The enumeration, in the Constitution, of certain rights, shall not be construed to deny or disparage others retained by the people. The powers not delegated to the United States by the Constitution, nor prohibited by it to the States, are reserved to the States respectively, or to the people.The Union, thus constituted, was not a consolidated nationality. It was not a simple republic, with an appendage of provinces. It was not, on the other hand, a mere league of States with no power to reach individuals. It was an association of sovereign States with a common authority qualified to reach individuals within the scope of the powers delegated to it by the States, and employed with subjects sufficient to give it for certain purposes the effect of an American and national identity. At the separation from the British Empire, the people of America preferred the establishment of themselves into thirteen separate sovereignties;  instead of incorporating themselves into one. To these they looked up for the security of their lives, liberties, and properties. The Federal government they formed to defend the whole against foreign nations in time of war, and to defend the lesser States against the ambition of the larger. They were afraid of granting power unnecessarily, lest they should defeat the original end of the Union; lest the powers should prove dangerous to the sovereignties of the particular States which the Union was meant to support, and expose the lesser to being swallowed up by the larger. The articles of the first Confederation had provided that “the Union shall be perpetual.” Notwithstanding this, as we have seen, another convention subsequently assembled which adopted the present Constitution of the United States. Article VII. provided that “the ratifications of nine States shall be sufficient for the establishment of this Constitution, between the States ratifying the same.” In effect, this Constitution was ratified at first by only a portion of the States composing the previous Union, each at different dates and in its sovereign capacity as a State, so that the second Union was created by States which “seceded” from the first Union, three of which, in their acts of ratification, expressly reserved the right to secede again. Virginia, in giving her assent to the Constitution, said: “We, the delegates of the people of Virginia, duly elected, etc., etc., do, in the name and in behalf of the people of Virginia, declare and make known that the powers granted under the Constitution, being derived from the people of the United States, may be resurped by them whenever the same shall be perverted to their injury or oppression.” The State of New York said that “the powers of Government may be re-assumed by the people whenever it shall become necessary to their happiness.” And the State of Rhode Island adopted the same language. The reader of American history must guard his mind against the errour that the Union was, in any sense, a constitutional revolution, or a proclamation of a new civil polity. The civil institutions of the States were already perfect and satisfactory. The Union was nothing more than a convenience of the States, and had no mission apart from them. It had no value as an additional guaranty of personal liberty, nor yet for its prohibitions of invasion of individual rights. These had been declared with equal clearness and vigour five centuries before in the Great Charter at Runnymede, had been engrafted upon the Colonial Governments, and were the recognized muniments of American liberty. The novelty and value of the Federal Constitution was the nice adjustment of the relations of the State and Federal Governments, by which they both became co-ordinate and essential parts of one harmonious system; the nice arrangement of the powers of the State and Federal Governments, by which was left to the States the exclusive guardianship of their domestic affairs, and of the interests of their citizens, and was granted to the Federal  Government the exclusive control of their international and inter-State relations;the economy of the powers of the States with which the Federal Government was endowed; the paucity of subjects and of powers, withdrawn from the States, and committed to the Federal Government. It was the recognition of the idea of Confederation — the appreciation of the value of local self-government. It was the recognition that the States were the creators and their powers were inherent, and that the Federal Government was the creature and its powers were delegated. The two great political schools of America — that of Consolidation and that of State Rights — were founded on different estimates of the relations of the General Government to the States. All other controversies in the political history of the country were subordinate and incidental to this great division of parties. We see, at once, how it involved the question of negro-slavery in the South. The agitation of this question was a necessity of the Consolidation doctrine, which was mainly the Northern theory of the government; for duty being the correlative of power, the central government at Washington was responsible for the continuance or existence of slavery in proportion to its power over it. On the other hand, the State Rights party assented to the logical integrity of the proposition that if the government had been consolidated into one, slavery might have been abolished, or made universal throughout the whole; but they claimed that the States had retained their sovereignty, for the reason, among others, that they desired to avoid giving any pretext to the General Gov eminent for attempting to control their internal affairs; and they, therefore, contended that the Northern party could with no more reason assail the domestic institutions of the South than they could attack the similar institutions of Cuba and Brazil. The difference between the State Rights and Consolidation schools may be briefly and sharply stated. The one regarded the Union as a compact between the States: the other regarded the Union as a national government set up above and over the States. The first adopted its doctrine from the very words of the Constitution; the seventh article for the ratification of the Constitution reading as follows:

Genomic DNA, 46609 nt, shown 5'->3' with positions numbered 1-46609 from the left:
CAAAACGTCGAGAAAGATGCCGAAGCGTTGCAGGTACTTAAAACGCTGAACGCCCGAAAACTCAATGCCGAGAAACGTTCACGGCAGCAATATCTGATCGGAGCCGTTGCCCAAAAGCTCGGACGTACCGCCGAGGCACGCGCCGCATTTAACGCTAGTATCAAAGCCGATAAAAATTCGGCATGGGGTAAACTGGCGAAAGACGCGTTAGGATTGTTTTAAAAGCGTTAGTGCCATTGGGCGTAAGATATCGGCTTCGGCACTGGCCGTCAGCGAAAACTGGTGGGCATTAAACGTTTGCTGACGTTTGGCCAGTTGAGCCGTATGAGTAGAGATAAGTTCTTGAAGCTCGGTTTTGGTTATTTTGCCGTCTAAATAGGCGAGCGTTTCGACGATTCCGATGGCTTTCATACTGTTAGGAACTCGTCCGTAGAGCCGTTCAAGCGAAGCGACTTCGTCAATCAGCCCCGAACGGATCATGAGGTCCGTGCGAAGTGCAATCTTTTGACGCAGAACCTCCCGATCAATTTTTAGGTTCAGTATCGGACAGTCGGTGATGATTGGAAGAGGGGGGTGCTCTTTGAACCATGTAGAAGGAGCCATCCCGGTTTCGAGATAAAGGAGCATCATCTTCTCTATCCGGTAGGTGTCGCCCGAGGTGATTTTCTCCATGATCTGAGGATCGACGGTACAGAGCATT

The ratification of the Conventions of nine States shall be sufficient for the establishment of this constitution between the States so ratifying the same.The great text of the State Rights school is to be found in the famous Kentucky and Virginia Resolutions of 1798. These resolutions are properly to be taken as corollaries drawn from those carefully-worded clauses of the Constitution, which were designed to exclude the idea that the separate and independent sovereignty of each State was merged into  one common government and nation. The Virginia resolutions were drawn up by Mr. Madison, and the Kentucky resolutions by Mr. Jefferson. The first Kentucky resolution was as follows: “ 1st. Resolved, That the several States comprising the United States of America, are not united on the principle of unlimited submission to their general government, but that by compact under the style and title of a Constitution for the United States, and of amendments thereto, they constituted a general government, for special purposes, delegated to that government certain definite powers, reserving each State to itself, the residuary mass of right to their own self-government; and that whensoever the general government assumes undelegated powers, its acts are unauthoritative, void, and of no force; that to this compact each State acceded, as a State, and is an integral party; that this government created by this compact, was not made the exclusive or final judge of the extent of the powers delegated to itself, since that would have made its discretion and not the Constitution the measure of its powers; but that as in all other cases of compact among parties having no common judge, each party has an equal right to judge for itself, as well of infractions as of the mode and measure of redress.” The most formidable conflict between these two schools of politics took place during the memorable tariff controversy of 1831-2, in which Daniel Webster of Massachusetts and John C. Calhoun of South Carolina, the most remarkable antitypes of Northern and Southern statesmanship, joined in debate, explored the entire field of controversy, searched every feature and principle of the government, and left on record a complete and exhausting commentary on the whole political system of America. Mr. Calhoun was logician enough to see that the Kentucky and Virginia Resolutions involved the right of Secession. But he was not disposed to insist upon such a remedy. He lived in a time when, outside of his own State, there was a strong sentimental attachment to the Union; and he would have been a reckless politician, who would then have openly braved popular passion on this subject. Indeed Mr. Calhoun professed, and perhaps not insincerely, an ardent love for the Union. In a speech to his constituents in South Carolina, he declared that he had “never breathed any opposite sentiment,” and that he had reason to love the Union, when he reflected that nearly half his life had been passed in its service, and that whatever public reputation he had acquired was indissolubly connected with it. It was the task of the great South Carolina politician to find some remedy for existing evils short of Disunion. He was unwilling, either to violate his own affections or the popular idolatry for the Union; and at the same time he was deeply sensible of the oppression it devolved upon the South. The question was, what expedient could be found to accommodate the overruling anxiety to perpetuate the Union, and the necessity of checking the steady advance of Northern aggression and sectional  domination in it. Mr. Calhoun did succeed in accommodating these two considerations. He hit upon one of the most beautiful and ingenious theories in American politics to preserve and perfect the Union, and to introduce into it that principle of adaptability to circumstances, which is the first virtue of wise governments. He proposed that in cases of serious dispute between any State and the General Government, the matter should be referred to a convention of all the States for its final and conclusive determination. He thus proposed, instead of destroying the Union, to erect over it an august guardianship, and instead of bringing it to the tribunal of popular passion, to arraign it only before the assembled sovereign States which had created it. Mr. Calhoun abundantly explained his doctrine. “Should,” said he, “the General Government and a State come into conflict, we have a higher remedy: the power which called the General Government into existence, which gave it all of its authority, and can enlarge, contract, or abolish its powers at its pleasure, may be invoked. The States themselves may be appealed to, three-fourths of which, in fact, form a power, whose decrees are the Constitution itself, and whose voice can silence all discontent. The utmost extent then of the power is, that a State acting in its sovereign capacity, as one of the parties to the constitutional compact, may compel the government, created by that compact, to submit a question touching its infraction to the parties who created it.” He insisted with plain reason that his doctrine, so far from being anarchical or revolutionary, was “the only solid foundation of our system and of the Union itself.” His explanation of the true nature of the Union was a model of perspicuity, and an exposition of the profoundest statesmanship. In opposition to a certain vulgar and superficial opinion, that the State institutions of America were schools of provincialism, he held the doctrine that they were in no sense hostile to the Union, or malignant in their character; that they interpreted the true glory of America; and that he was the wisest statesman who would constantly observe “the sacred distribution” of power between the General Government and the States, and bind up the rights of the States with the common welfare. It is a curious instance of Northern misrepresentation in politics and of their cunning in fastening a false political nomenclature upon the South, that the ingenious doctrine of Mr. Calhoun, which was eminently conservative, and directly addressed to saving the Union, should have been entitled “Nullification,” and its author branded as a Disunionist. Unfortunately, the world has got most of its opinions of Southern parties and men from the shallow pages of Northern books; and it will take it long .o learn the lessons that the system of negro servitude in the South was not “Slavery;” that John C. Calhoun was not a “Disunionist;” and that the war of 1861, brought on by Northern insurgents against the  authority of the Constitution, was not a “Southern rebellion.” Names are apparently slight things; but they create the first impression; they solicit the sympathies of the vulgar; and they often create a cloud of prejudice which the greatest exertions of intelligence find it impossible wholly to dispel. But it is not the place here to analyze at length the party terms of America; and the proper definition of the words we have referred to as falsely applied to the South will appear, and will be easily apprehended in the general argument and context of our narrative,